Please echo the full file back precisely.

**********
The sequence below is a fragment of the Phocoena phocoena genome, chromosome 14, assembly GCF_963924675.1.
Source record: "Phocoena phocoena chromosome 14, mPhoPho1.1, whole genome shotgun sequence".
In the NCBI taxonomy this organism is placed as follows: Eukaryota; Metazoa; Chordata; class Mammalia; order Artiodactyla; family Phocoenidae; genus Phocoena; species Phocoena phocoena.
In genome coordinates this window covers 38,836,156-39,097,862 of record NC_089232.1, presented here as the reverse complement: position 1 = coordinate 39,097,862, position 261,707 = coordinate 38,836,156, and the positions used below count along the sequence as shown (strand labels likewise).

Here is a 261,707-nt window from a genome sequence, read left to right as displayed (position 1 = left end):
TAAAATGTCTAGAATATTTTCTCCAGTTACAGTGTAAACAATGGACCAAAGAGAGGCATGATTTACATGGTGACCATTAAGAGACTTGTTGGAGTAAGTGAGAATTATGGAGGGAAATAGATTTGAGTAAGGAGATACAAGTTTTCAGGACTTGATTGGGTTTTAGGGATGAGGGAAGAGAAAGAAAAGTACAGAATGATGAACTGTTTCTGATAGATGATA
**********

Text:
The sequence below is a fragment of the Phocoena phocoena genome, chromosome 14, assembly GCF_963924675.1.
Source record: "Phocoena phocoena chromosome 14, mPhoPho1.1, whole genome shotgun sequence".
In the NCBI taxonomy this organism is placed as follows: Eukaryota; Metazoa; Chordata; class Mammalia; order Artiodactyla; family Phocoenidae; genus Phocoena; species Phocoena phocoena.
In genome coordinates this window covers 38,836,156-39,097,862 of record NC_089232.1, presented here as the reverse complement: position 1 = coordinate 39,097,862, position 261,707 = coordinate 38,836,156, and the positions used below count along the sequence as shown (strand labels likewise).

Here is a 261,707-nt window from a genome sequence, read left to right as displayed (position 1 = left end):
TAAAATGTCTAGAATATTTTCTCCAGTTACAGTGTAAACAATGGACCAAAGAGAGGCATGATTTACATGGTGACCATTAAGAGACTTGTTGGAGTAAGTGAGAATTATGGAGGGAAATAGATTTGAGTAAGGAGATACAAGTTTTCAGGACTTGATTGGGTTTTAGGGATGAGGGAAGAGAAAGAAAAGTACAGAATGATGAACTGTTTCTGATAGATGATA